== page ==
This post is the eleventh in a series which starts HERE.
The normally taut rope between the boat and the parasail goes slack and a heavy Englishman plummets out of the sky. He crashes onto a wooden parasol then hits the sand with a thud and a yell.
Samir, Gilben and I race to see if he’s okay. Hussain is standing in the now stationary boat, about 40 meters out at sea, waving his arms and pointing at the outboard motor. A piece of heavy-duty plastic, one of many that float around the Med, has become snarled in the propeller. This happens regularly and is unavoidable, but normally the customer falls slowly into the sea behind the boat. It’s still an unpleasant experience, because the parasail will land on their head, but they are wearing a life jacket and Hussain hauls them out pretty quickly. Such are the hazards of parasailing (there are also the giant stinging jellyfish, but more on them another time). [*footnote]
In addition to the boat stopping, this man had three pieces of additional bad luck. He was over the sun loungers heading for the landing zone on the beach when it happened; the wind that was helping to keep the parasail aloft dropped at that moment and he was an exceedingly rotund gentleman. We should not have accepted him as a customer but it’s tricky to turn someone down because they’re too fat. Lesson learnt.
A crowd gathers around the man on the ground. He’s conscious at least. I push towards him and ask everyone to stand back. I’m ignored. There’s much chattering in many languages as tourists and Tunisians discuss the man’s predicament.
‘Can you get up?’ I ask him.
‘Don’t move him!’ someone shouts. ‘He might have broken his back.’
I feel panic; I don’t know any first aid. ‘Go and organise an ambulance,’ I say to Samir and he disappears towards the hotel.
The man grasps my hand. ‘I’m okay. I think I can stand up.’
‘Don’t move!’ shouts a German woman, who kneels beside him. ‘Wait for the ambulance.’
‘Surely if he can get up himself, then he’s okay?’ I ask.
‘He mustn’t move,’ she insisted.
‘Where’s my wife? he asks and I see her sitting on a lounger not far away, three young children beside her.
I approach her. ‘I’m so sorry about this.’
She shrugs. ‘I told him not to go up in that stupid thing. Now I’m stuck on my own with the kids. I can’t come to the hospital – will you let me know what happens to him?’ She told me the name of the hotel and her room number and left without speaking to her husband.
It takes a whole hour for the ambulance to arrive. The crowd has dispersed; it became boring listening to the man saying he was fine and the German woman telling him to stay put. He’s eventually stretchered off the beach and taken to a private clinic. Jenny (the Scottish lady who was renting me the base for the season) has arrived and we follow the ambulance, then hang around the hospital for over an hour while they fuss about insurance and identity – the poor man is in his swimming trunks and has no paperwork.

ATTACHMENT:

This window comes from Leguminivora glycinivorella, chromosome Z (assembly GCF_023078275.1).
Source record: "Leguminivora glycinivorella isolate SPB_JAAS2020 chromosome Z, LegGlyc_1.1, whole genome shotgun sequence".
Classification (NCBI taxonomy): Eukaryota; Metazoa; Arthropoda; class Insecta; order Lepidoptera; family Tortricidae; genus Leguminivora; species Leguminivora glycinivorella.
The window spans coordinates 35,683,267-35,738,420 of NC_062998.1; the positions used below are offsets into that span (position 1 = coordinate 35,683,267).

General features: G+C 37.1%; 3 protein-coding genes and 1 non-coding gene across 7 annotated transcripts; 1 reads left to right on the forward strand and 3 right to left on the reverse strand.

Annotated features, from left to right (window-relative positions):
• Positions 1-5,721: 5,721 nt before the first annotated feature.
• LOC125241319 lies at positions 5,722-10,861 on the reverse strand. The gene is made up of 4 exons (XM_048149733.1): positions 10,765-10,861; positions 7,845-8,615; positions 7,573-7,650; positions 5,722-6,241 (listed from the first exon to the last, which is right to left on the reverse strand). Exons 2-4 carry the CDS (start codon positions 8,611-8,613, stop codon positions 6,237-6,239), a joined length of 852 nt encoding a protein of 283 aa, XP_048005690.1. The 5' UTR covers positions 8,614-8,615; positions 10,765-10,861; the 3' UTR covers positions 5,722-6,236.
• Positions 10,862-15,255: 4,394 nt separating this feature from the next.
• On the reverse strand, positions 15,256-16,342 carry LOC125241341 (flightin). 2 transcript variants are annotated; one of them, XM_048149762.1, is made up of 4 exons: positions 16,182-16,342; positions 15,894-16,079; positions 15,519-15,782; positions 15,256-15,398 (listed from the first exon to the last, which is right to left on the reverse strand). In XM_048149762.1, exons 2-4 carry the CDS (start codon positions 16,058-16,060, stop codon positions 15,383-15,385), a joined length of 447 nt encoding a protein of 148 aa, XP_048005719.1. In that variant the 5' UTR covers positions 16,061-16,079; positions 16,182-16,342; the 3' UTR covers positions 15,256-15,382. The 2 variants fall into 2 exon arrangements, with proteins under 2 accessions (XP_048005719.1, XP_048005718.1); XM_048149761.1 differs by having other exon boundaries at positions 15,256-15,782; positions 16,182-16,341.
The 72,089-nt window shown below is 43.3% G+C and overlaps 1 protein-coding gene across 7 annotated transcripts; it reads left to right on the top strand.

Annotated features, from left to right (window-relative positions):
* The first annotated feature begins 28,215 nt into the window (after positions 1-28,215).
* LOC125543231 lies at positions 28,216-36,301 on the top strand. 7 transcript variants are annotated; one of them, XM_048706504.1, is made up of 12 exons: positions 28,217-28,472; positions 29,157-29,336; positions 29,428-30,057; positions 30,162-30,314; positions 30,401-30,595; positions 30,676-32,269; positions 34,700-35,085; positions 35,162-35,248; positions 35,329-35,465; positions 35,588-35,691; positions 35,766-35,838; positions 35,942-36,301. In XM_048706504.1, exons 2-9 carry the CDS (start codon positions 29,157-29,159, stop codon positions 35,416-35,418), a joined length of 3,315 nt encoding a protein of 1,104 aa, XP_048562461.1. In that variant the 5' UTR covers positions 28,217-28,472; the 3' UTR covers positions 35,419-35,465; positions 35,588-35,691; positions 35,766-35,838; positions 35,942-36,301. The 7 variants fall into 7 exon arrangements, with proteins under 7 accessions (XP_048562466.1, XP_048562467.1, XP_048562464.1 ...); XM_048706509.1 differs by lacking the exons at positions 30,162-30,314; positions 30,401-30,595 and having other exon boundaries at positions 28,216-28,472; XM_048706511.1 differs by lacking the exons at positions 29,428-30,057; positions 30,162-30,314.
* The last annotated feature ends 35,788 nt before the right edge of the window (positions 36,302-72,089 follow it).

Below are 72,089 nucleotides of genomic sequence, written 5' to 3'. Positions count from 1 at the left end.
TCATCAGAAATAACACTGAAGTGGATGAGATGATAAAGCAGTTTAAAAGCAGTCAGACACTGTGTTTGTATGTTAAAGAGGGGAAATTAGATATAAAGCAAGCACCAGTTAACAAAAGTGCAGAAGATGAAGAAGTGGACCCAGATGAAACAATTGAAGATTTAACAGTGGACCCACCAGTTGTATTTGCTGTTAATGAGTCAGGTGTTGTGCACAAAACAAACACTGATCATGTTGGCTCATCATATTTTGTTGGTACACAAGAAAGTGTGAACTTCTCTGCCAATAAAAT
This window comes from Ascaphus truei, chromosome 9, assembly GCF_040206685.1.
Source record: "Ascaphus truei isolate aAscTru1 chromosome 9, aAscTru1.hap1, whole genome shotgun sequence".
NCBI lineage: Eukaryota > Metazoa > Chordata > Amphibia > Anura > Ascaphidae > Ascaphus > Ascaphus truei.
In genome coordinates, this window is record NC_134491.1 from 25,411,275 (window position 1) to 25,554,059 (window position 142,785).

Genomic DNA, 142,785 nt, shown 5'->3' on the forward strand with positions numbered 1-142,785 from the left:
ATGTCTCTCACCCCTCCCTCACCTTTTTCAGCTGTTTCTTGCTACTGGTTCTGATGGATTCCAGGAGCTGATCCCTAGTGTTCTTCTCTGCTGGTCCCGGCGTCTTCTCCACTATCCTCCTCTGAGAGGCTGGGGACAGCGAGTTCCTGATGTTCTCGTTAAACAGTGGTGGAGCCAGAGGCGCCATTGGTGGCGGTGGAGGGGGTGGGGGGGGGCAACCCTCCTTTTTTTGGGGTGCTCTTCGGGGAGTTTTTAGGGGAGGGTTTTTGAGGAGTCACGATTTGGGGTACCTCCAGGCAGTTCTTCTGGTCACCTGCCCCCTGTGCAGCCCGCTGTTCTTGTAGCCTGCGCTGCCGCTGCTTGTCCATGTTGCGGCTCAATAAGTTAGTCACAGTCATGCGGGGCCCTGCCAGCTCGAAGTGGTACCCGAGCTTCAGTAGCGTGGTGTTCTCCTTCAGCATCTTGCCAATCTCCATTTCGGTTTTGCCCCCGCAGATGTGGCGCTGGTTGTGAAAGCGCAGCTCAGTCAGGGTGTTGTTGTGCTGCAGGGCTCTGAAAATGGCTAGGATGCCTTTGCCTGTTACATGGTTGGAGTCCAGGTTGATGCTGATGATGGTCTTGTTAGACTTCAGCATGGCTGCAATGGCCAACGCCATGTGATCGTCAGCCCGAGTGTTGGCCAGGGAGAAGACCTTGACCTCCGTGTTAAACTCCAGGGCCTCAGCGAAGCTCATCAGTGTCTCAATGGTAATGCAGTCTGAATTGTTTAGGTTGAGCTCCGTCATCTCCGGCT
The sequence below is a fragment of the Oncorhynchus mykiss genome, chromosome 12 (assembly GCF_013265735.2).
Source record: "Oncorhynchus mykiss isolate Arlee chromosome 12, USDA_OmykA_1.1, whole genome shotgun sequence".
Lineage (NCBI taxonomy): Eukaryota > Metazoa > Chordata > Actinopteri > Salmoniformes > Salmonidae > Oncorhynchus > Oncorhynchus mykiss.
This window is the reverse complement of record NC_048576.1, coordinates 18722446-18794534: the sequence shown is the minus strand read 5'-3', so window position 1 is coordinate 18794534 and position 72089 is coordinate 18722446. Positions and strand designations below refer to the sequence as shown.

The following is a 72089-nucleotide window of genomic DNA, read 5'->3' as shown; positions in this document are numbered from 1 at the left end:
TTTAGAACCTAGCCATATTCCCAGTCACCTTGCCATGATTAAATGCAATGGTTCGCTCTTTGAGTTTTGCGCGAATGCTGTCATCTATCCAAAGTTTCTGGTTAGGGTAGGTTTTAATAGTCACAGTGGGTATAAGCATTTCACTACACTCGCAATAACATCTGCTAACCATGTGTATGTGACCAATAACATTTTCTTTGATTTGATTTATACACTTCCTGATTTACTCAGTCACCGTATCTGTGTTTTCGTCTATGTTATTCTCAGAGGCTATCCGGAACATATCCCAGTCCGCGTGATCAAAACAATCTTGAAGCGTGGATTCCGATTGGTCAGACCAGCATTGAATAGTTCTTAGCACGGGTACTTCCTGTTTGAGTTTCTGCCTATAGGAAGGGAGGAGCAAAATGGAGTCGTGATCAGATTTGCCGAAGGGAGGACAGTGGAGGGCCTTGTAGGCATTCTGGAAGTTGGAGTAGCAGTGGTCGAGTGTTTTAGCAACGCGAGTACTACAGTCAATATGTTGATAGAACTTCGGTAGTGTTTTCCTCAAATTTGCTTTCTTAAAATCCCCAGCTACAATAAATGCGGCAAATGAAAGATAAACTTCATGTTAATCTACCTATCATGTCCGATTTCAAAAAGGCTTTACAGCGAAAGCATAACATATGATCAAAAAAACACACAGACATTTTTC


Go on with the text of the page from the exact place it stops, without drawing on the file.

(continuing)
Phone calls are made and a travel rep appears to vouch for him. X-rays and examinations are undertaken and the conclusion is there’s nothing wrong with him except being stiff from lying on his back on the beach for over an hour…
But the man’s ordeal is not over yet; the police have arrived and want a statement. They want to know if he plans to take action against the base (me). Great. The man says he just wants to get back to his hotel but they insist on taking him – still in his swimming trunks – to the police station to make a statement. Jenny and I are told to follow, or else.
It’s chilly inside the station, and the man is shivering, so Jenny gives him a towel to put round his shoulders. The poor guy doesn’t even have shoes on and he’s getting pretty annoyed with the police so, thankfully, they give up trying to persuade him to sue.
Jenny and I drive him back to his hotel and apologise profusely for all the trouble. The sound of young children wailing is audible when his angry wife opens the hotel door; his troubles are not over yet I suspect.
What a day! I’ve missed lunch and it’s almost dinner time. Samir and I go to a tiny local restaurant with rickety aluminium chairs and tables to discuss the dangers of the parasail. In retrospect this conversation haunts me because falling from the parasail is what will kill Samir in less than three years’ time.
But the future is still a hazy unknown as we tuck into Tunisia’s most popular meal: spicy lamb with couscous. The man who runs the restaurant cooks one dish per day to feed men who are working away from home. Sometimes the dishes make me boggle in horror – half a sheep’s head on a plate was the most startling – but they’re mainly delicious, and I’ve been learning to cook some of them.
[*] these days parasails mostly take off from and land on a platform out at sea, with a mechanised winch to reel them back in again.
If you enjoy these blog posts, you might want to consider my debut novel, Daughter, Disappeared, a hard-hitting ‘women in jeopardy’ thriller, set in Tunisia. Please read the reviews on Amazon UK: http://amzn.to/2eCnZRf. Or to purchase on Amazon.com, for those in USA/Canada: http://amzn.to/2ozbGe8.
There’s also my facebook page: Fiona MacBain – Writer – thank you!